|Geographical range||middle Yangtze|
|Dates||c. 3400 – c. 2600 BC|
|Preceded by||Daxi culture|
|Followed by||Shijiahe culture|
The Qujialing culture (3400–2600 BC) was a Neolithic civilisation centered primarily around the middle Yangtze River region in Hubei and Hunan, China. The culture succeeded the Daxi culture and reached southern Shaanxi, northern Jiangxi and southwest Henan. Artefact types unique to the culture include ceramic balls and painted spindle whorls; the later was inherited by the succeeding Shijiahe culture.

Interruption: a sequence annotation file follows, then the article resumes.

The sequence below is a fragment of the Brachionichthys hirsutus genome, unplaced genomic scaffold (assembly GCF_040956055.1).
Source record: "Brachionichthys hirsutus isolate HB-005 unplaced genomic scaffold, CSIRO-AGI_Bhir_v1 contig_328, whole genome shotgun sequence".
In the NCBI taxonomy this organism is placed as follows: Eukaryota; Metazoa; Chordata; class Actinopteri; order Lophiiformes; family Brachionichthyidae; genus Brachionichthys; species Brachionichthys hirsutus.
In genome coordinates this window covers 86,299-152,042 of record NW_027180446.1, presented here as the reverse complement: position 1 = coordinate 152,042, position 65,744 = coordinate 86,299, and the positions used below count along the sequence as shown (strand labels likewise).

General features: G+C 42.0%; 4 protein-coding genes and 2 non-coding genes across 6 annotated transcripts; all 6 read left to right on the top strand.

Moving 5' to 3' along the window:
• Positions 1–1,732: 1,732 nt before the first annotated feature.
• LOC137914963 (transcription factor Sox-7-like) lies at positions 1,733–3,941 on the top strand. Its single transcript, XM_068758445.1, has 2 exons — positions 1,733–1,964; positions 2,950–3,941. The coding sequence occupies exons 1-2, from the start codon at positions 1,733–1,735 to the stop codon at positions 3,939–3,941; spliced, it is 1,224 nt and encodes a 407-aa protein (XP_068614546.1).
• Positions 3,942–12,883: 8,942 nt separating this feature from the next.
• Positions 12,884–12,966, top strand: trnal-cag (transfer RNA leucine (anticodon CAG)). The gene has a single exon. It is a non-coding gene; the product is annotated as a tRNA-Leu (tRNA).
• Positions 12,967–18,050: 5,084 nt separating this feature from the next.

The type site at Qujialing was discovered in Jingshan County, Hubei, China. The site was excavated from 1955 to 1957. The remains of chickens, dogs, pigs and sheep were discovered at the site. The remains of fish were discovered in ten storage pits. Egg shell pottery and tripods were also discovered at the site.
Many of the artefacts from the culture are located in the Hubei Provincial Museum.
- Allan, Sarah (ed), The Formation of Chinese Civilization: An Archaeological Perspective, ISBN 0-300-09382-9